Angry and disgusted: Strong views from Penangites
Before the public forum this morning, organisers in the PGCC Campaign Group, a network of activists representing more than half a dozen Penang-based NGOs, were privately fretting over whether they would get a decent turnout at the seminar rooms of the Dewan Sri Pinang.
They needn’t have worried. Close to 300 people showed up to express their concern and disgust over the implications of the proposed Penang Global City Centre, referred to by some as the “Penang Graveyard and Crematorium Complex” due to its proximity to the Batu Gantong crematorium and the Western Road cemetery, not to mention its resemblance to an array of tombstones. Extra chairs had to be brought in, and even these were not enough and some had to stand at the back and at the sides of the hall.
These concerned Penangites sacrificed their Sunday morning and spent an hour and a half listening to two panel speakers before taking to the floor to express their own strong views against the PGCC.
The panel speakers were consumer rights lawyer Meenakshi Raman of the Consumers Association of Penang and Goh Ban Lee, a newspaper columnist on local government issues. The moderator was Chet Singh, formerly the general manager of the Penang Development Corporation.
Sandwiched between the two speakers was conservation consultant Lin Lee Loh-Lim, who showed in a powerpoint presentation the glaring difference between the developer’s slick brochure, which highlighted only the twisted twin towers, and the actual miniature model (commissioned by concerned nearby residents) with all 40 towers. I could hear gasps from the audience as some of them were seeing all 40 towers for the first time.
What appeared to rile up the audience the most was the developer’s attempt to hoodwink the public by not showing all 40 towers during the launch of the project and in the glossy launch booklet. (Only aerial views were shown, and where the twin towers were shown from a vantage point behind the towers and facing the sea towards the east, the 38 other towers were conspicuously missing. Someone later dubbed the project the “Millionaire’s Rifle Range”, a reference to the run-down low-cost flats in nearby Air Hitam.)
It was also pointed out that the developer had included an area of hilly land that could not be developed in their calculations of plot and density ratios to give misleadingly low figures.
Lin Lee asked who would pay for the cost of the road-widening work along Scotland Road and Green Lane to cater for the higher volume of traffic as a result of the project. Would the taxpayers have to foot the bill?
Murmurs from the audience indicated disgust.
One distinguished veteran activist got up to the mike and promptly declared that he for one would not be voting for the Barisan Nasional in the coming general election.
Aliran president P Ramakrishnan then followed up by saying that it was not enough to say “No to the PGCC!” but Penangites should also say “No to the BN!” – as that was the only language it would understand: the message of the ballot box.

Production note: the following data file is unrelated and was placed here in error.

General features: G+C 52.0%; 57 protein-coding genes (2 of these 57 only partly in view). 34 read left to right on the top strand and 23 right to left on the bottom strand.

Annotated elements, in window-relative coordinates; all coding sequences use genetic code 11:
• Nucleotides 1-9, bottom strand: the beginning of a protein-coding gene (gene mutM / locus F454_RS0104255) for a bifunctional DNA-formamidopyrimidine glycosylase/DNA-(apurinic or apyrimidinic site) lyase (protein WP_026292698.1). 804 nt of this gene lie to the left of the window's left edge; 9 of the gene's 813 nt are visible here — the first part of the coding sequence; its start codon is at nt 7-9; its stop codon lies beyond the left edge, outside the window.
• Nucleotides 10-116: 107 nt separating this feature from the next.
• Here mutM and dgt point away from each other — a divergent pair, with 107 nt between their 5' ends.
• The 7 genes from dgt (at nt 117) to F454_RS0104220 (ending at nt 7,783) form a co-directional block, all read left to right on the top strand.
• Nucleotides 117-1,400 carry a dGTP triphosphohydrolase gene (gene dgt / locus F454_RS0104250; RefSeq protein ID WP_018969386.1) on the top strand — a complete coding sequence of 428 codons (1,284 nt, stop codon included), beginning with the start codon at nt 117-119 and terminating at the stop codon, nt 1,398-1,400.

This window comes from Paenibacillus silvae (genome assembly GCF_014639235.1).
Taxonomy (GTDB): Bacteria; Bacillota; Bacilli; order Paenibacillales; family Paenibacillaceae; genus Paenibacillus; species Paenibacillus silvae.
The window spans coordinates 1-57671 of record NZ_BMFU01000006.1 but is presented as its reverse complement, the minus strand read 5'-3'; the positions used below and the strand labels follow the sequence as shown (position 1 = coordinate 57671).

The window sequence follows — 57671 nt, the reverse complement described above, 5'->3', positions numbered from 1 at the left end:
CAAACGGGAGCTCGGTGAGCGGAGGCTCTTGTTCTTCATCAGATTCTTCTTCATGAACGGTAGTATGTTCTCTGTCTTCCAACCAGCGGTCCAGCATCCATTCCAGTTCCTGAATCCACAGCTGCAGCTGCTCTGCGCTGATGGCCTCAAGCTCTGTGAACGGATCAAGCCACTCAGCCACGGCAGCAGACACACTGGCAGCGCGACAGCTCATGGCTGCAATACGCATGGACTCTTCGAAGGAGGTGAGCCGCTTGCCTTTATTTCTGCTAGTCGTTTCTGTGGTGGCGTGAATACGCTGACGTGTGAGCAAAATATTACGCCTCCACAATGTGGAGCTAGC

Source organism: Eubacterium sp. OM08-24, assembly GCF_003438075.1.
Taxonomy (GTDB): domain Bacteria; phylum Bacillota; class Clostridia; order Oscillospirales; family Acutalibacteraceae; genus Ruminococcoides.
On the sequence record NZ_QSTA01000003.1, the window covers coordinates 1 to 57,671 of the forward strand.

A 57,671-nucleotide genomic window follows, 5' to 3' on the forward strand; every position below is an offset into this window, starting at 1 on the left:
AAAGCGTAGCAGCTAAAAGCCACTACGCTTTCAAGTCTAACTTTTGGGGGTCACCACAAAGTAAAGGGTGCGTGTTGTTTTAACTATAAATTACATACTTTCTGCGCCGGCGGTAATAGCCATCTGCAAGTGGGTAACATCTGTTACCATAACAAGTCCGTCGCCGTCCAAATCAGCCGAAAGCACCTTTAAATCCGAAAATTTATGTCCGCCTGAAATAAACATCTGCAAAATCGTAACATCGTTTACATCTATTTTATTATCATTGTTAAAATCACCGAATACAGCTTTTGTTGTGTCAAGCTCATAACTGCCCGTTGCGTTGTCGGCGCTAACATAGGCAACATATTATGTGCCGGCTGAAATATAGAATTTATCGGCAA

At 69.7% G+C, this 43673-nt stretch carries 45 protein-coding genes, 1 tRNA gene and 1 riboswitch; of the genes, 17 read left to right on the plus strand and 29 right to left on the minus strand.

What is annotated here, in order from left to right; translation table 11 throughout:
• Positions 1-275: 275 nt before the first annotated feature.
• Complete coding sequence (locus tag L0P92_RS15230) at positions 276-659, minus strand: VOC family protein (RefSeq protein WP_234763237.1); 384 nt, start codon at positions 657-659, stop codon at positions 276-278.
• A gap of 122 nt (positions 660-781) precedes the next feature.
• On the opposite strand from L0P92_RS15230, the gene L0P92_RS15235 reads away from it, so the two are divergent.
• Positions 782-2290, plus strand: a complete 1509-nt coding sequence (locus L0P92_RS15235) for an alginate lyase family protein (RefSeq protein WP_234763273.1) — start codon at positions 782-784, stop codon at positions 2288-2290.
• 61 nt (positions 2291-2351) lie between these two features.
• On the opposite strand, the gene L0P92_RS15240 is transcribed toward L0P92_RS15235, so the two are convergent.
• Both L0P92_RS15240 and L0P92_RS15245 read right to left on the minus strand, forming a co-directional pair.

Parallels were drawn to the successful Save Penang Hill campaign, following which the BN suffered a sharp erosion of support in the 1990 general election, losing a string of seats to the DAP.
Another speaker from the floor said it would be impossible to reverse the project – it was a done deal – as the Chief Minister and the Prime Minister had given their backing for the project and only God could stop it. That prompted me to remind the audience that sometimes we tend to underestimate the power of God and the will of the people and give too much credit to the CM and the PM’s ability to influence the course of events. I pointed out that with global warming heating up the planet, it was vital for us to preserve the green lungs that we have and turn them into state parks as a legacy to future generations.
Another veteran activist said the PGCC was the worst project he had seen in all his 40 years of public service in terms of the horrendous implications for the urban environment.
Did anyone bother to ask the people in the state whether they really wanted a Penang version of the KLCC – “iconic” or otherwise?
Later and inevitably, the discussion broadened to the terrible urban planning and traffic congestion in Penang. One mother of two complained about how difficult it was to walk along the roads of Penang without risking her life. Another spoke of how it was almost impossible to cross certain roads especially the busy thoroughfares. A representative of the Tanjung Bunga Residents Association highlighted illegal structures in their area.
At the end of the forum, a resolution was passed with members of the audience voting overwhelmingly against the PGCC in a show of hands. Volunteers distributed postcards for participants at the forum to sign and mail to the Chief Minister – to let him know how Penangites felt about the PGCC. Everyone seemed to agree that it was critical that the campaign reaches the Chinese-speaking group.
Someone lamented, “Where are all the young people? Aren’t they concerned about this? Have we failed in educating them (about the issue)?
After the forum, a group of students, aged around 20, came up to me said, “We felt like waving and telling him, ‘Hello, we are here!'” I was proud of them.
More than the actual turnout, it was the intensity of those who turned up and their willingness to stand up and be counted – the sense of solidarity in numbers – that struck a chord. As one member of the audience later told me, “It was exciting to see Penangites so passionate and concerned about the environment.”